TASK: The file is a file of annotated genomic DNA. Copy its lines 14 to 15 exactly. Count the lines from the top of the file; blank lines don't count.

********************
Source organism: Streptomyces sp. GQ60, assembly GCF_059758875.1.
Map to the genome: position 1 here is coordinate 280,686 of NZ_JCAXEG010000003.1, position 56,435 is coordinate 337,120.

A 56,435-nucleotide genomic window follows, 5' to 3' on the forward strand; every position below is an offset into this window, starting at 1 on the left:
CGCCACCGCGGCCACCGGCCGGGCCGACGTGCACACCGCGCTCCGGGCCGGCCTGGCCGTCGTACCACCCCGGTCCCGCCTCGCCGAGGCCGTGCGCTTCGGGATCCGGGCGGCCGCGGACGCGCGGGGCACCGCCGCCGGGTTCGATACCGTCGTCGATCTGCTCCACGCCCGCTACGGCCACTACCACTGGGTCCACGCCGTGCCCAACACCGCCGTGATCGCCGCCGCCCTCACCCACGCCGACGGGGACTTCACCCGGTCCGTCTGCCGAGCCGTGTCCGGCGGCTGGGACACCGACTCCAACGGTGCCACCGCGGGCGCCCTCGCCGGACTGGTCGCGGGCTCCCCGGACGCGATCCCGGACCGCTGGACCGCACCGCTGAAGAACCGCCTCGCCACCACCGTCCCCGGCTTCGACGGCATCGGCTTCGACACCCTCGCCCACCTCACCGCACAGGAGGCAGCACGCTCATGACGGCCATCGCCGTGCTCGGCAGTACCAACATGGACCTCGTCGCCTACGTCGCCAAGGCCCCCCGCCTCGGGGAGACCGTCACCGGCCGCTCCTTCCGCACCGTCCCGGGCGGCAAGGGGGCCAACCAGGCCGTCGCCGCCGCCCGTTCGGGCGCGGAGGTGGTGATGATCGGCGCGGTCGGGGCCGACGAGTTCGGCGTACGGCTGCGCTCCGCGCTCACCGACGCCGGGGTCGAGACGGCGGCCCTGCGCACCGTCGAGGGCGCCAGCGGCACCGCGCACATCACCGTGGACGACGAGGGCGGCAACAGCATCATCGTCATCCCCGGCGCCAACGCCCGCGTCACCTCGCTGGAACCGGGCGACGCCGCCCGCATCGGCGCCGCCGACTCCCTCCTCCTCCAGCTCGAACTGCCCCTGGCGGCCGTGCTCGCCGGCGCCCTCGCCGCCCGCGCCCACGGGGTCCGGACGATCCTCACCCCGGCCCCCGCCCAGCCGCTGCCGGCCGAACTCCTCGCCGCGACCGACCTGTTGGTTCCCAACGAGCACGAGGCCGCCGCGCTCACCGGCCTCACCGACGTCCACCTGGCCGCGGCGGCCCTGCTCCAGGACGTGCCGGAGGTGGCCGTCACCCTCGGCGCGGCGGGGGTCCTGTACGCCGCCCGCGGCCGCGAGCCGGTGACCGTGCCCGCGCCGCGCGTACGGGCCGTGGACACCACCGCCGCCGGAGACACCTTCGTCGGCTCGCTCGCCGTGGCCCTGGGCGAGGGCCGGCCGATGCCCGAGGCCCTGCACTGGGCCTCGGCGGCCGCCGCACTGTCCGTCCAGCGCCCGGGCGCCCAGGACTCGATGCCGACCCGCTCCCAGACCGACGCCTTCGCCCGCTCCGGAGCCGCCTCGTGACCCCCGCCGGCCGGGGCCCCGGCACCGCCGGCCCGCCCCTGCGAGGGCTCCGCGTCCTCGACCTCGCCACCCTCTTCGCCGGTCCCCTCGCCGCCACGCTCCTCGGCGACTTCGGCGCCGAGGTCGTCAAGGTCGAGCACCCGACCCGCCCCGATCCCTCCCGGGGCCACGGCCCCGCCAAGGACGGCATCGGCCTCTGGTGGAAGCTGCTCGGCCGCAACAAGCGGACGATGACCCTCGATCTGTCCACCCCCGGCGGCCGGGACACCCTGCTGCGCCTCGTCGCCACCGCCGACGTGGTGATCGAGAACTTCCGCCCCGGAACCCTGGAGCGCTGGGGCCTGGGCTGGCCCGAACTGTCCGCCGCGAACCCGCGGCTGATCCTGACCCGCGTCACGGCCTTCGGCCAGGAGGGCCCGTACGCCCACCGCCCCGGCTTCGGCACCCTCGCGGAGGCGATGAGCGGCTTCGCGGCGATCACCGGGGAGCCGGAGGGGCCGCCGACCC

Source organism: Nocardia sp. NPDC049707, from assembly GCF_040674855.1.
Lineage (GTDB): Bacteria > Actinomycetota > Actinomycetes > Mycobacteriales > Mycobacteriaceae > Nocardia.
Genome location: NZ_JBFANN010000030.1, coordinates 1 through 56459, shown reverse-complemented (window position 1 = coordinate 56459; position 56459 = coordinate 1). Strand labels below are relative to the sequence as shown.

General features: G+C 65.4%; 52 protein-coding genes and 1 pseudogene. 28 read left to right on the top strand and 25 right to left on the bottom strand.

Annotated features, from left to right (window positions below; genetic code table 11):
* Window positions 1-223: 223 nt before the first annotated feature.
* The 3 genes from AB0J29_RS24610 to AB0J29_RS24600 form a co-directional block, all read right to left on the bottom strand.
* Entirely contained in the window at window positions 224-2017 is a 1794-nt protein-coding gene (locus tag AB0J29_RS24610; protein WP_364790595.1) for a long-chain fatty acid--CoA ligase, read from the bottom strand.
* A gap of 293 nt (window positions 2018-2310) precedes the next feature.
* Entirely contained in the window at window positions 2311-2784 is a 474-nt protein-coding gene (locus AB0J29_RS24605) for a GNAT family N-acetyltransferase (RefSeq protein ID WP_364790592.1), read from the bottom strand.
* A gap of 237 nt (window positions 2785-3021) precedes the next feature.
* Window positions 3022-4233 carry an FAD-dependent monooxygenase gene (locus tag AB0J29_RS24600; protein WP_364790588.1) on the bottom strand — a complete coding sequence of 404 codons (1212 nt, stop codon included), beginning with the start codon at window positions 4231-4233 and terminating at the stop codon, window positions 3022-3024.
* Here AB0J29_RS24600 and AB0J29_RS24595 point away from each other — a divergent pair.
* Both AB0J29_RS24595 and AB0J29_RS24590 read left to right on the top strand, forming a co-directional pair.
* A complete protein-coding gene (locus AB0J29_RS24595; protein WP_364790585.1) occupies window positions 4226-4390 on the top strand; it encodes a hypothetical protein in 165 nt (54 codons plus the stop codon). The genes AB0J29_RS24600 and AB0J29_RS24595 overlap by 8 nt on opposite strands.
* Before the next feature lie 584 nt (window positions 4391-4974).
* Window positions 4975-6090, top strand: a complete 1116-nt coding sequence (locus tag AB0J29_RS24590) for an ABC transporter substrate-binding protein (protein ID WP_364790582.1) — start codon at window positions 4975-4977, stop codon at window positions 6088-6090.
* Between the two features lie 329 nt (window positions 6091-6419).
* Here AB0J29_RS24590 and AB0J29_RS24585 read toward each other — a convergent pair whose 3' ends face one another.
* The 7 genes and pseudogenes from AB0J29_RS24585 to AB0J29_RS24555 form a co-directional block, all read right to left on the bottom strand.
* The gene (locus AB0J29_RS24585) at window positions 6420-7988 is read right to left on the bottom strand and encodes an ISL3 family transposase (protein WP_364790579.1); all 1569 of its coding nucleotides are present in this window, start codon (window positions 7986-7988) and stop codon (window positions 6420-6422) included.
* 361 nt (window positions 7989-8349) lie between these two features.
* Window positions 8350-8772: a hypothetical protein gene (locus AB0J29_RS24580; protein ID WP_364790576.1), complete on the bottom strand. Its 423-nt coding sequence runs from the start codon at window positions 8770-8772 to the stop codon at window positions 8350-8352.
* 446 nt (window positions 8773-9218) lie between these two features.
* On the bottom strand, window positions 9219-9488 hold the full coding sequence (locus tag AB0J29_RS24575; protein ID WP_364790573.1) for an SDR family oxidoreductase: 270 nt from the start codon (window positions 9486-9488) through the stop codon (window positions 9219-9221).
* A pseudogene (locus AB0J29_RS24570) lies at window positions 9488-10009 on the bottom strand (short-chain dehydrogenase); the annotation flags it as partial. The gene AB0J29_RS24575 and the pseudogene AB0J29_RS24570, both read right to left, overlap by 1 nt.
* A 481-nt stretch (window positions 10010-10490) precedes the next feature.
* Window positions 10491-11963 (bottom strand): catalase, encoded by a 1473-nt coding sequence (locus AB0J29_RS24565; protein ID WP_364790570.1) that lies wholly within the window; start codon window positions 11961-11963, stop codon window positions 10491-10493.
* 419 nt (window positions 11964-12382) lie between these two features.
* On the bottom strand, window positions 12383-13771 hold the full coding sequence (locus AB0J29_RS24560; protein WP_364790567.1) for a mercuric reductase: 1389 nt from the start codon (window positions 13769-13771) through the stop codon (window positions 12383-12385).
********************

* Entirely contained in the window at window positions 2311-2784 is a 474-nt protein-coding gene (locus AB0J29_RS24605) for a GNAT family N-acetyltransferase (RefSeq protein ID WP_364790592.1), read from the bottom strand.
* A gap of 237 nt (window positions 2785-3021) precedes the next feature.